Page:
Abstract: Ship detection in the maritime domain is best performed with radar due to its ability to surveil wide areas and operate in almost any weather condition or time of day. Many common detection schemes require an accurate model of the amplitude distribution of radar echoes backscattered by the ocean surface. This paper presents a review of select amplitude distributions from the literature and their ability to represent data from several different radar systems operating from 1 GHz to 10 GHz. These include the K distribution, arguably the most popular model from the literature as well as the Pareto, K+Rayleigh, and the trimodal discrete (3MD) distributions. The models are evaluated with radar data collected from a ground-based bistatic radar system and two experimental airborne radars. These data sets cover a wide range of frequencies (L-, S-, and X-band), and different collection geometries and sea conditions. To guide the selection of the most appropriate model, two goodness of fit metrics are used, the Bhattacharyya distance which measures the overall distribution error and the threshold error which quantifies mismatch in the distribution tail. Together, they allow a quantitative evaluation of each distribution to accurately model radar sea clutter for the purpose of radar ship detection.

13 citations


Cites background from "Characterisation of the Tri-Modal D..."

  • ...Number of Modes Required for the 3MD Distribution In previous work, it has been reported that three modes are sufficient to accurately model amplitude distributions from spaceborne SAR data [17], airborne SETHI SAR data, and airborne INGARA real aperture sea clutter data [26]....

    [...]

  • ...Although not shown here, this result matches where the KR shape value is lowest indicating the spikiest clutter [26]....

    [...]

  • ...Among the 12 datasets (monostatic and bistatic), 7 need 2 or 3 modes (which is in agreement with [17] and [26]), but we find that 5 datasets need 4 or 5 modes....

    [...]

  • ...In previous work, it has been reported that three modes are sufficient to accurately model amplitude distributions from spaceborne SAR data [17], airborne SETHI SAR data, and airborne INGARA real aperture sea clutter data [26]....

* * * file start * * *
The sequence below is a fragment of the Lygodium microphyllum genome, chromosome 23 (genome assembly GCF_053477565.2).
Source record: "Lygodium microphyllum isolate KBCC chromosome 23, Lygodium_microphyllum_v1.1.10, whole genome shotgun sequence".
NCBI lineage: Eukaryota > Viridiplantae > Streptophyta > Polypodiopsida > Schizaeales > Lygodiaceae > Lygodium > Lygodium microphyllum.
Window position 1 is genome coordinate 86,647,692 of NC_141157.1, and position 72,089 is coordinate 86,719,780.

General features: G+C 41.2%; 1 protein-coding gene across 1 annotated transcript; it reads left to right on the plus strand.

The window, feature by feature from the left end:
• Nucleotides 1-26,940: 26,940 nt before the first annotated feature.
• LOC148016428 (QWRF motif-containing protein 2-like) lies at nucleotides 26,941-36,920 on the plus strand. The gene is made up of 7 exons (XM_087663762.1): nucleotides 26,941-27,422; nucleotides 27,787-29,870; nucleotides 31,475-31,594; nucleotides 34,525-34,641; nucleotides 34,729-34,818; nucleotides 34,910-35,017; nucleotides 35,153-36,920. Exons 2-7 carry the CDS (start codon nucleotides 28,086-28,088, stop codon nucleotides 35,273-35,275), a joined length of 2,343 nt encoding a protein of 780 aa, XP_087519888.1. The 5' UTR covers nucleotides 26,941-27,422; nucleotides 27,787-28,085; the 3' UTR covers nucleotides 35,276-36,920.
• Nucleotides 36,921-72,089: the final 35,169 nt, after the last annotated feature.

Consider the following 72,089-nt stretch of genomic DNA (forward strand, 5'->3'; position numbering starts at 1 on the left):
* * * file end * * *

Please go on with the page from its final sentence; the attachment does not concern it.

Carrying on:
[...]

  • ...Among the 12 datasets (monostatic and bistatic), 7 need 2 or 3 modes (which is in agreement with [17,26]), but we find that 5 datasets need 4 or 5 modes....

    [...]


Journal ArticleDOI
Christoph H. Gierull1Institutions (1)
TL;DR: Analysis of the statistics of the magnitude and phase of the complex sample correlation coefficient between two Gaussian synthetic aperture radar (SAR) acquisitions, the foundation of interferometric SAR (InSAR), and polarimetric SAR results in several novel closed-form expressions.
Abstract: Aim of this article is to analytically derive the statistics of the magnitude and phase of the complex sample correlation coefficient between two Gaussian synthetic aperture radar (SAR) acquisitions, the foundation of interferometric SAR (InSAR), and polarimetric SAR. In particular, several novel closed-form expressions containing only elementary functions for the probability density functions (pdf) and the central moments are derived when the complex sample coherence is averaged over an integer number of independent samples (multilooking). Based on these rather simple expressions, a promising way to overcome the assumption of an underlying normal distribution for the InSAR data is proposed. Jointly, these two approaches permit a physically sound, robust, and highly accurate description of the InSAR statistics of severely heterogeneous scenes, a crucial prerequisite to many applications.

4 citations


Cites background from "Characterisation of the Tri-Modal D..."

  • ...Since then, 3MD has been successfully applied to a very diverse set of airborne and space-based radar data and SAR imagery in different frequency bands and polarizations as well as EO/IR data, see [51]–[53]....

    [...]


Journal ArticleDOI
TL;DR: Four estimation methods for the 3MD parameters are presented: two method-of-moments estimators—one based on an analytic solution to the moment equations for integer order from zero to five and the other using a nonlinear least-squares fit to 50 sample moments of fractional order; a non linear LS fit to the complementary cumulative distribution; and the maximum likelihood estimator (MLE).